Just last week I talked with a guy that sat down across from me in an airport. His vest had an interesting logo on it. I struck up a conversation and learned that he represented an organization that protects wild lands out west. I’m scheduled to interview the Executive Director to do an article and pitch it to a magazine.

So I talk to people for networking reasons. But I also talk to people just because it makes life more interesting. I talk to people in elevators. I talk to people that are nothing like me on the surface. I talk to people of different races and genders.

I especially talk to people who are out…

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60 Feet Square

This gallery contains 5 photos.

Originally posted on Writer's Cramp:
It is cool and a little damp which is odd being that this is a desert. Our windy season is mostly over but the temperature has dropped and we have had a few rainy…

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Rugelach

From the Keyboard

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There was more than a touch of mystery in my grandmother’s rugelach.

When I was very young, I never sought to unravel it.

My brother and I would await her arrival, plant our feet as firmly as we could to be ready for her hugs—such was the force of her love, then beg her to make rugelach for us.  The process, which always took a couple of days, culminated with rich crescent-shaped miracles emerging from the oven, glazed and golden, filling the house with the scents of sugar and cinnamon. We could barely wait for them to cool, and would snatch them off of the plate as soon as we were allowed, each bite a revelation of sweet and spice, fruit and nut.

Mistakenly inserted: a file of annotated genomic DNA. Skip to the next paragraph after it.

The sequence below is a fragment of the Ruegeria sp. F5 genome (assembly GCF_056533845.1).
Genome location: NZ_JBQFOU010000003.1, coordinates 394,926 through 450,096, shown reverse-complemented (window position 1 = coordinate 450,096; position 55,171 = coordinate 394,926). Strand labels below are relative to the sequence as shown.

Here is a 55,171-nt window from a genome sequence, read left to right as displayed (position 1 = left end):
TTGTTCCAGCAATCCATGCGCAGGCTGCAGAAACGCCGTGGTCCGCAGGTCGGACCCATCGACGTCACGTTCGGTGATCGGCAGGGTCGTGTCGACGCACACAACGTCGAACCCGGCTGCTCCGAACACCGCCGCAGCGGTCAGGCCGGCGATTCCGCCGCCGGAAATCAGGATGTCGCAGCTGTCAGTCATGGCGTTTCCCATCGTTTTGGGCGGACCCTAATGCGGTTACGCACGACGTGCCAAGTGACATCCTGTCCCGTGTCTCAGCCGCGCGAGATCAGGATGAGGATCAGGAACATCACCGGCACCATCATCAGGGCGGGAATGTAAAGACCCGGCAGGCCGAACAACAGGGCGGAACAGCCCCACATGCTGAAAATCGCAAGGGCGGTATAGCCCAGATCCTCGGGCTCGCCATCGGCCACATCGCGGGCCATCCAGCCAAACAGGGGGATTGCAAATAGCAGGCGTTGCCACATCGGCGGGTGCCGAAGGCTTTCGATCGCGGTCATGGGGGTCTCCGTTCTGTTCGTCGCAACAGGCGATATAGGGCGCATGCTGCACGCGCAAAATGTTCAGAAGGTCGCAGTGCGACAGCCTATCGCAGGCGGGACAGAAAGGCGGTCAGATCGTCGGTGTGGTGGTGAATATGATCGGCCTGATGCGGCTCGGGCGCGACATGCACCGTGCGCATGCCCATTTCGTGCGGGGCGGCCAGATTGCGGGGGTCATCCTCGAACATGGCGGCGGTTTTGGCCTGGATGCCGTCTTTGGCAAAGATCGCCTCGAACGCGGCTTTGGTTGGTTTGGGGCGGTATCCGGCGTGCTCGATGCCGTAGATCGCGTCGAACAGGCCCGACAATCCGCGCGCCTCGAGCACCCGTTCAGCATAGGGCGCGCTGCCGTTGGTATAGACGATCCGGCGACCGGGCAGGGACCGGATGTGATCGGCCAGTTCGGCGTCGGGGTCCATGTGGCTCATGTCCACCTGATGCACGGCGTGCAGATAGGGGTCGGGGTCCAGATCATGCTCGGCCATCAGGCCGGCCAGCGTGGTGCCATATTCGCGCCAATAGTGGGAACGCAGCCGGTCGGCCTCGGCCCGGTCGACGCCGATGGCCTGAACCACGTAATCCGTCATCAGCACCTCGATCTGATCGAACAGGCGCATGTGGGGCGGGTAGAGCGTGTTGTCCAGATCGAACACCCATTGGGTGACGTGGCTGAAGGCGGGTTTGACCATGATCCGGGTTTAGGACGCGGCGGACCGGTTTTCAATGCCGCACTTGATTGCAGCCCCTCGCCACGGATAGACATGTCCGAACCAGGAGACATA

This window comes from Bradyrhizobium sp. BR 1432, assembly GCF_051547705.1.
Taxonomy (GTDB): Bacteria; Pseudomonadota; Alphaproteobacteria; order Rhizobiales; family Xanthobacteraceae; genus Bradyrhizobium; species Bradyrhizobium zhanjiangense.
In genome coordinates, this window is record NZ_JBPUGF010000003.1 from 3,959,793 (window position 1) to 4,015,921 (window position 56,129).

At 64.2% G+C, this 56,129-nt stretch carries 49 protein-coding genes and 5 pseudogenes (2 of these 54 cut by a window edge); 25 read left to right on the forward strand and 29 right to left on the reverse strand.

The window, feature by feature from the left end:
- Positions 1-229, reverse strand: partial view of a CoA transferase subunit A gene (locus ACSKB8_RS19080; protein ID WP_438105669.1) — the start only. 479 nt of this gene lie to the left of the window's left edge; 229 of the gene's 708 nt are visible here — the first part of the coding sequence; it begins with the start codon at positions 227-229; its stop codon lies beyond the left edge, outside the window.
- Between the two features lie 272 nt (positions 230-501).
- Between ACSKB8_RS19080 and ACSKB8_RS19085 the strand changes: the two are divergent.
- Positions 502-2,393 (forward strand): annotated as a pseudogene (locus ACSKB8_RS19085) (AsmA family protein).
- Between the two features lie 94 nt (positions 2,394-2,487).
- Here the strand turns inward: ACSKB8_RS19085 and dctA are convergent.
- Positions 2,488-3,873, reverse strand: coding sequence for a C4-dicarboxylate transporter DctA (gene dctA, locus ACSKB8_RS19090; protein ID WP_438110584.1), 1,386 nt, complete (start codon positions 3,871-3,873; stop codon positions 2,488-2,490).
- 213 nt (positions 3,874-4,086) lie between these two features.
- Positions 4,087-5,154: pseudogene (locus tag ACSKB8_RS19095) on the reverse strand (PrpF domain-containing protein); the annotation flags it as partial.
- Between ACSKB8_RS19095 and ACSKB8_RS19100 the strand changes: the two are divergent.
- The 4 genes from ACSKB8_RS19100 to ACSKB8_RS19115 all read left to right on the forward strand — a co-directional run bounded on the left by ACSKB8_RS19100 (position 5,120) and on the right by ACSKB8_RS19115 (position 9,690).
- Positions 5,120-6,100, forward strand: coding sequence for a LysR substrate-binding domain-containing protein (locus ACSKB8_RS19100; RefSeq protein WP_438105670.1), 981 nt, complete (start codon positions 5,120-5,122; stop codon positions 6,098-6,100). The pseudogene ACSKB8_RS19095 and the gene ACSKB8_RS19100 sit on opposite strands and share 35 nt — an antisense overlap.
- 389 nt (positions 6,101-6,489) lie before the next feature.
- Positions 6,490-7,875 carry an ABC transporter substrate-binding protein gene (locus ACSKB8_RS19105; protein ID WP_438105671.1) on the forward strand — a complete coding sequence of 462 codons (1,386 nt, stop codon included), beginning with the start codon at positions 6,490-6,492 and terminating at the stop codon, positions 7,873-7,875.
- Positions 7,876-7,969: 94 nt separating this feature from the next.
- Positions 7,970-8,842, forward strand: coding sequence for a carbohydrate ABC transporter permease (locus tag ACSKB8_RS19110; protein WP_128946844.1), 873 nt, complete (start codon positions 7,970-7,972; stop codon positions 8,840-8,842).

As I got old enough to wonder how she managed it, I would go into the kitchen to observe, learn.

At her task, she was all business…

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London Night Sounds

Scribe Doll's Musings

The rumbling of the occasional car, speeding past our house.  A murky grey sound.

Snippets of human voices.  A woman’s giggle.  A crimson sound.

The arrhythmic clicking of stiletto heels on the pavement.  A copper sound.

The roar of the night bus.  A faint white sound.

The rustling of leaves, disturbed by the wind.  A golden sound.

The yelp of a fox.  A scarlet sound.

The shriek of a motorbike.  A black sound, like tar.

The rhythmic clang of the train, not too far.  A brass sound.

The high-pitched whirr of the light bulb in the angle-poise lamp on my desk.  A tinny sound.

Sweet recorder sonatas by Telemann, wafting out of my CD player.  A dark honey sound.

The tick-tock of the second hand of the alarm clock by my bed.  Black and white sounds.

The click of the front door; one of my flatmates coming home after a…

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Seam

From the Laundry Room

We went to Strand Bookstore while we were in New York. I’d never been, first time.

Largest independent bookstore in the country, I think that’s what their sign says. It doesn’t matter because whatever their small print, it was a super awesome bookstore. Huge, multiple levels, and filled with that smell of paper and book dust that I love so much.

They had shelves, but lots of tables too. I enjoy books on tables. Tables say, “Come over here and pick me up,” more than shelves do. There were new releases, classics, books I’d never heard of, funny books, foreign ones, it was a party and I could have stayed there all day.

I’ve been to cool bookstores before. Had a love affair with the brick and mortar for a very long time, and I’m not sure one is better than the other. Some stores are small, some only carry…